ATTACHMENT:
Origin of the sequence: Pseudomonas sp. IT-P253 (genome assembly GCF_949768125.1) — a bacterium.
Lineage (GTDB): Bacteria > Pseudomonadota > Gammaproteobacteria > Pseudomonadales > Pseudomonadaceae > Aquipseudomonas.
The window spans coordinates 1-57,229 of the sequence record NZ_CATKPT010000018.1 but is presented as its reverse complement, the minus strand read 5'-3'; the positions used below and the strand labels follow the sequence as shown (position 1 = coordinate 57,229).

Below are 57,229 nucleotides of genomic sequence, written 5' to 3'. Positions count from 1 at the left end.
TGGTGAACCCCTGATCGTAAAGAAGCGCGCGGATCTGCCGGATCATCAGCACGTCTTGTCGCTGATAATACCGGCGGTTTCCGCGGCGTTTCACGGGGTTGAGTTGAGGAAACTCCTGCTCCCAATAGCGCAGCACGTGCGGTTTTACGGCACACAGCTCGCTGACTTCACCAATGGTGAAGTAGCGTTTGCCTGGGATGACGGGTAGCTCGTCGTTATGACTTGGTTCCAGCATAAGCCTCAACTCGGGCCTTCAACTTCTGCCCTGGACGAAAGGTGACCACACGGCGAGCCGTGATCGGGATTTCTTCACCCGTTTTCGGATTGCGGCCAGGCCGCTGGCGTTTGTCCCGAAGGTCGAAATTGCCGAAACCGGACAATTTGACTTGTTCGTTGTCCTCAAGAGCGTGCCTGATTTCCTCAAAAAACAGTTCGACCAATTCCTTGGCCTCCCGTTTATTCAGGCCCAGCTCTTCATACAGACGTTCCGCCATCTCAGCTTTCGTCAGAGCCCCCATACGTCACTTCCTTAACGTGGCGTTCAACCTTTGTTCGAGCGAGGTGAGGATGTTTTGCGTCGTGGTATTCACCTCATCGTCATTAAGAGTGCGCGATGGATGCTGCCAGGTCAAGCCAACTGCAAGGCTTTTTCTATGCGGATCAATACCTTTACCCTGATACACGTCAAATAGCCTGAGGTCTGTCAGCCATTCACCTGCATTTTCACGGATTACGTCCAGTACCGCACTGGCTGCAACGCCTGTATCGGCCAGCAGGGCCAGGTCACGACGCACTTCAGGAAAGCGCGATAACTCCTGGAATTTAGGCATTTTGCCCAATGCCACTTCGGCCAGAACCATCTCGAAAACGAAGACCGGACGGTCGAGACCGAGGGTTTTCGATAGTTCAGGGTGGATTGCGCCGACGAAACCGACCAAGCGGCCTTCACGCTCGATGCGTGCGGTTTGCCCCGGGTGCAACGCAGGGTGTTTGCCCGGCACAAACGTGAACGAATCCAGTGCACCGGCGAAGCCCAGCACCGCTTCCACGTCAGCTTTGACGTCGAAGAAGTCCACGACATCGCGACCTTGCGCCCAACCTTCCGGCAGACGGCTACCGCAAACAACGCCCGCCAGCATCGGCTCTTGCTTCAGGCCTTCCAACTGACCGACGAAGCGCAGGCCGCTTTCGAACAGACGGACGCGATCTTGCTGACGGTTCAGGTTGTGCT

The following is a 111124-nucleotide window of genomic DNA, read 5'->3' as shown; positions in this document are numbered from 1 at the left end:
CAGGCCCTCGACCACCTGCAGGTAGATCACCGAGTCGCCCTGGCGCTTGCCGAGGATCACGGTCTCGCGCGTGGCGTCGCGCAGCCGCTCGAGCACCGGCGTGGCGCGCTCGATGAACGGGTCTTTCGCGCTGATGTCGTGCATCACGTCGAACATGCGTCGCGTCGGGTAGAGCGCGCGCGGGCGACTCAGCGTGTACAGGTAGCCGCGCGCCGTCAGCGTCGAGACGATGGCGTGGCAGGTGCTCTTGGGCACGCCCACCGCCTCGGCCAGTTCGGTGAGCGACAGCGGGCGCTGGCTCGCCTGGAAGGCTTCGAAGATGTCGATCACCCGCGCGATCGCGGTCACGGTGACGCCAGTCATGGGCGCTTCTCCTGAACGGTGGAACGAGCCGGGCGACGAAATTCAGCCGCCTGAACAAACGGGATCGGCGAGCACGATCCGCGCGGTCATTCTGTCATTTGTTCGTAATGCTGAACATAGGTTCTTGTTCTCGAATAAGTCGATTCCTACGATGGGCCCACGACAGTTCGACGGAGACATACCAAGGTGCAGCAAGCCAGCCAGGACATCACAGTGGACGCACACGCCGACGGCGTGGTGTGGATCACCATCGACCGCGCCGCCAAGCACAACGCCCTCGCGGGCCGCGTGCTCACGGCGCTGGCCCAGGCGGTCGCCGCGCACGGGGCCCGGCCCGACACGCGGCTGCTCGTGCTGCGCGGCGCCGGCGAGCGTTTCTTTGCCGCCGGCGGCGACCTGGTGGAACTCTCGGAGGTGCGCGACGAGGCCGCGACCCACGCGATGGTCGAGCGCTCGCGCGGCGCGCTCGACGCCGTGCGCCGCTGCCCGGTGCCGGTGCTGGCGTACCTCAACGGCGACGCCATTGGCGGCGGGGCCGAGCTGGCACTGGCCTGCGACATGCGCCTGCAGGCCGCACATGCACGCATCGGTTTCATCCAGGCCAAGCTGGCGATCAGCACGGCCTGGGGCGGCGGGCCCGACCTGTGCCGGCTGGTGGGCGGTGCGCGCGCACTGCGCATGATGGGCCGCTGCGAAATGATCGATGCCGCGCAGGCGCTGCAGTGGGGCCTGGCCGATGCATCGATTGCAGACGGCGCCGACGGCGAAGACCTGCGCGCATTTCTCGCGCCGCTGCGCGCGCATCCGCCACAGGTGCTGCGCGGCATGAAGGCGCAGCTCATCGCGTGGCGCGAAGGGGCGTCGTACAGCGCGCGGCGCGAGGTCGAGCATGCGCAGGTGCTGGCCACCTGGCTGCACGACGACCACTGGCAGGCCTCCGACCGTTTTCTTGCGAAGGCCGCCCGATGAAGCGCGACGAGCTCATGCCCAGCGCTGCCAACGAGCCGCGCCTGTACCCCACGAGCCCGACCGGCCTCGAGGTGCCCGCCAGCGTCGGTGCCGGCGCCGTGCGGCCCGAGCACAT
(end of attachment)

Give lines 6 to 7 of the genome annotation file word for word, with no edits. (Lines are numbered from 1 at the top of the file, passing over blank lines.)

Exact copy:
The following is a 111124-nucleotide window of genomic DNA, read 5'->3' as shown; positions in this document are numbered from 1 at the left end:
CAGGCCCTCGACCACCTGCAGGTAGATCACCGAGTCGCCCTGGCGCTTGCCGAGGATCACGGTCTCGCGCGTGGCGTCGCGCAGCCGCTCGAGCACCGGCGTGGCGCGCTCGATGAACGGGTCTTTCGCGCTGATGTCGTGCATCACGTCGAACATGCGTCGCGTCGGGTAGAGCGCGCGCGGGCGACTCAGCGTGTACAGGTAGCCGCGCGCCGTCAGCGTCGAGACGATGGCGTGGCAGGTGCTCTTGGGCACGCCCACCGCCTCGGCCAGTTCGGTGAGCGACAGCGGGCGCTGGCTCGCCTGGAAGGCTTCGAAGATGTCGATCACCCGCGCGATCGCGGTCACGGTGACGCCAGTCATGGGCGCTTCTCCTGAACGGTGGAACGAGCCGGGCGACGAAATTCAGCCGCCTGAACAAACGGGATCGGCGAGCACGATCCGCGCGGTCATTCTGTCATTTGTTCGTAATGCTGAACATAGGTTCTTGTTCTCGAATAAGTCGATTCCTACGATGGGCCCACGACAGTTCGACGGAGACATACCAAGGTGCAGCAAGCCAGCCAGGACATCACAGTGGACGCACACGCCGACGGCGTGGTGTGGATCACCATCGACCGCGCCGCCAAGCACAACGCCCTCGCGGGCCGCGTGCTCACGGCGCTGGCCCAGGCGGTCGCCGCGCACGGGGCCCGGCCCGACACGCGGCTGCTCGTGCTGCGCGGCGCCGGCGAGCGTTTCTTTGCCGCCGGCGGCGACCTGGTGGAACTCTCGGAGGTGCGCGACGAGGCCGCGACCCACGCGATGGTCGAGCGCTCGCGCGGCGCGCTCGACGCCGTGCGCCGCTGCCCGGTGCCGGTGCTGGCGTACCTCAACGGCGACGCCATTGGCGGCGGGGCCGAGCTGGCACTGGCCTGCGACATGCGCCTGCAGGCCGCACATGCACGCATCGGTTTCATCCAGGCCAAGCTGGCGATCAGCACGGCCTGGGGCGGCGGGCCCGACCTGTGCCGGCTGGTGGGCGGTGCGCGCGCACTGCGCATGATGGGCCGCTGCGAAATGATCGATGCCGCGCAGGCGCTGCAGTGGGGCCTGGCCGATGCATCGATTGCAGACGGCGCCGACGGCGAAGACCTGCGCGCATTTCTCGCGCCGCTGCGCGCGCATCCGCCACAGGTGCTGCGCGGCATGAAGGCGCAGCTCATCGCGTGGCGCGAAGGGGCGTCGTACAGCGCGCGGCGCGAGGTCGAGCATGCGCAGGTGCTGGCCACCTGGCTGCACGACGACCACTGGCAGGCCTCCGACCGTTTTCTTGCGAAGGCCGCCCGATGAAGCGCGACGAGCTCATGCCCAGCGCTGCCAACGAGCCGCGCCTGTACCCCACGAGCCCGACCGGCCTCGAGGTGCCCGCCAGCGTCGGTGCCGGCGCCGTGCGGCCCGAGCACAT